Monday, March 29, 2010

Chapter 5

Jon took a longer look at the small woman standing in front of him. She had a cap on her head that kept the lights off her face, sunglasses, no real hair he could see, and whatever figure she might have had was hidden by a baggy one piece jumpsuit of an unflattering grayish color. Nothing about her triggered the smallest bit of interest.

The anger that radiated, however, had him making an involuntary smirk that he quickly stopped, sure that would not help diffuse the situation.

While he might have felt small standing next to the man named Greg, the woman in front of him appeared the height of a child when Greg moved to her side. He watched as she put a hand on the man’s arm, somehow managing to calm the big man and herself at the same time.

“Greg, this is Mr. Martin. Do you remember him calling?” Mel waited while Greg’s gaze went distant as he thought. There was silence for at least a minute until Greg shook his head.

“No, the man who called before had a short name. Not Martin.” Greg looked back at the man in front of them and side-stepped a half step closer to Mel.

Quickly realizing the large man was being protective of the woman, Jon stepped back himself and turned a smile on Greg.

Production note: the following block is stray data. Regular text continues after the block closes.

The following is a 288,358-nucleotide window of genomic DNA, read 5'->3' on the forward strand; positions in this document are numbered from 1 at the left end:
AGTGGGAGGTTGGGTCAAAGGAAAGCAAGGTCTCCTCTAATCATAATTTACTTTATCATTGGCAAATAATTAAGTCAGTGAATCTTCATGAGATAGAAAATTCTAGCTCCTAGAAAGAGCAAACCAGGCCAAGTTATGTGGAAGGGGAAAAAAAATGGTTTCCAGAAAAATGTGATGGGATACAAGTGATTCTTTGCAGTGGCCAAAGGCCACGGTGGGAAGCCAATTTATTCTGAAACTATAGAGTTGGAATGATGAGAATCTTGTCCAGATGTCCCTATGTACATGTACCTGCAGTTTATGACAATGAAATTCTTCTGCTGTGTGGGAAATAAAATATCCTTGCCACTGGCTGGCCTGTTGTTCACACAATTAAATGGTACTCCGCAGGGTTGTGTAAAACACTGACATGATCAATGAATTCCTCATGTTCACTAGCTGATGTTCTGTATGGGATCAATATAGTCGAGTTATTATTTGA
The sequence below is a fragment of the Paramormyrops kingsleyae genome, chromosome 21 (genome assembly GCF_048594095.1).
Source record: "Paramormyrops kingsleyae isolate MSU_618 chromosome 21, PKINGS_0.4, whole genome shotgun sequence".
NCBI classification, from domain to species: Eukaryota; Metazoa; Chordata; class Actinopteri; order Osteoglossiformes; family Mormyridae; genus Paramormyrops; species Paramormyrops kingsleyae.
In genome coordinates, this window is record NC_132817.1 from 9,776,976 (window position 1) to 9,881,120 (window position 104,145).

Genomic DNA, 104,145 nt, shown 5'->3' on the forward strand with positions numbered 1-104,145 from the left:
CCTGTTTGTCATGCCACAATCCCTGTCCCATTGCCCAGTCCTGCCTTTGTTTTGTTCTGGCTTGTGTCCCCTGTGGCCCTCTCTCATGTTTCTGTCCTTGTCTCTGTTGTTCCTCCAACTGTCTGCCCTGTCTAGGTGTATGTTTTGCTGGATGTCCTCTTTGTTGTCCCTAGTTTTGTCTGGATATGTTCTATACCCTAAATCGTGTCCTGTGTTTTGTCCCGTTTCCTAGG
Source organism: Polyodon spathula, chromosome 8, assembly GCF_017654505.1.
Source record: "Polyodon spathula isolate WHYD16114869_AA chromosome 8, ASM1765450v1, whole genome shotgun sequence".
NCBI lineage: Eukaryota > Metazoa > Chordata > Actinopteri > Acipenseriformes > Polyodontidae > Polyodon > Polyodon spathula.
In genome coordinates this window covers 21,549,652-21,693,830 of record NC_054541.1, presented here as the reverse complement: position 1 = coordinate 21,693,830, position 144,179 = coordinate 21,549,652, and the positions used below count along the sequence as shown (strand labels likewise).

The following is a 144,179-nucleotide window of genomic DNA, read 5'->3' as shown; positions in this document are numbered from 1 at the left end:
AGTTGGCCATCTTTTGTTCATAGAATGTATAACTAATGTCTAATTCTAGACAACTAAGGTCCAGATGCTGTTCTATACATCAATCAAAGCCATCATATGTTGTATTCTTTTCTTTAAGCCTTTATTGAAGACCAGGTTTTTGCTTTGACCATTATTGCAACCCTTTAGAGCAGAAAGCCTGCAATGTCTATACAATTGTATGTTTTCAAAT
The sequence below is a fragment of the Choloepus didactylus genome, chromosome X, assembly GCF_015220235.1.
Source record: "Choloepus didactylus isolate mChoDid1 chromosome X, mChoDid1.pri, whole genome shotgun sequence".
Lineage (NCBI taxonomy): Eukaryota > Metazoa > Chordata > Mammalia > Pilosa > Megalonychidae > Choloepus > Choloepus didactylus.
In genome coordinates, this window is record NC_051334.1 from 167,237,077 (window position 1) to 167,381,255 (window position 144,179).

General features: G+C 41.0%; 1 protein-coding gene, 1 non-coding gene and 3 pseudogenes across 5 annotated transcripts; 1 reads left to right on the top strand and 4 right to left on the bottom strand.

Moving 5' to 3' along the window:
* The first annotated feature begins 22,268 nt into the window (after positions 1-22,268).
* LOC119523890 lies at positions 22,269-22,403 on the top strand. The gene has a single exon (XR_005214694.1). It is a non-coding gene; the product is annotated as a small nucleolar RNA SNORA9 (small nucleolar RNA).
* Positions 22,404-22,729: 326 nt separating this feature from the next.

“When we spoke on the phone, you called me Mr. Frank.”

Greg thought about that for a few moments and then turned to Mel.

“That was it, Mel. Mr. Frank. I remember!” He looked at her until she once again put a hand on his arm and smiled.

“Thanks Greg, that’s what I needed to know.” She turned again to her customer and grinned.

“So, Mr. Frank…should we go into my office and you can give me an idea of what you’d like to do?”

“Sure Mel…” Jon voice seemed to drawl out her name as he reached down to grab his bag, “…anything you say.”

Mel shot him a look, one that started another grin crossing his face.

"Sorry, Ms. Gordon."

She raised an eyebrow at him and somehow within the space of a few seconds he felt he had been weighed, measured ... and dismissed.

Before leading him to her office, Mel asked Greg to take her flight bag down to the plane.

“And Greg, make sure all the tanks are topped off, okay?”

“Sure, Mel, I will. All topped off. Okay.”

They both watched as Greg walked quickly back out the door, again slamming it behind him.

“This way, Mr. Martin.” Mel gestured toward the side office.

Settling himself into a rather worn armchair, Jon watched as Mel pulled some charts out of a side cabinet and picked up a pencil. She slid her sunglasses a bit downward on her now, adjusted her papers, and turned to face him.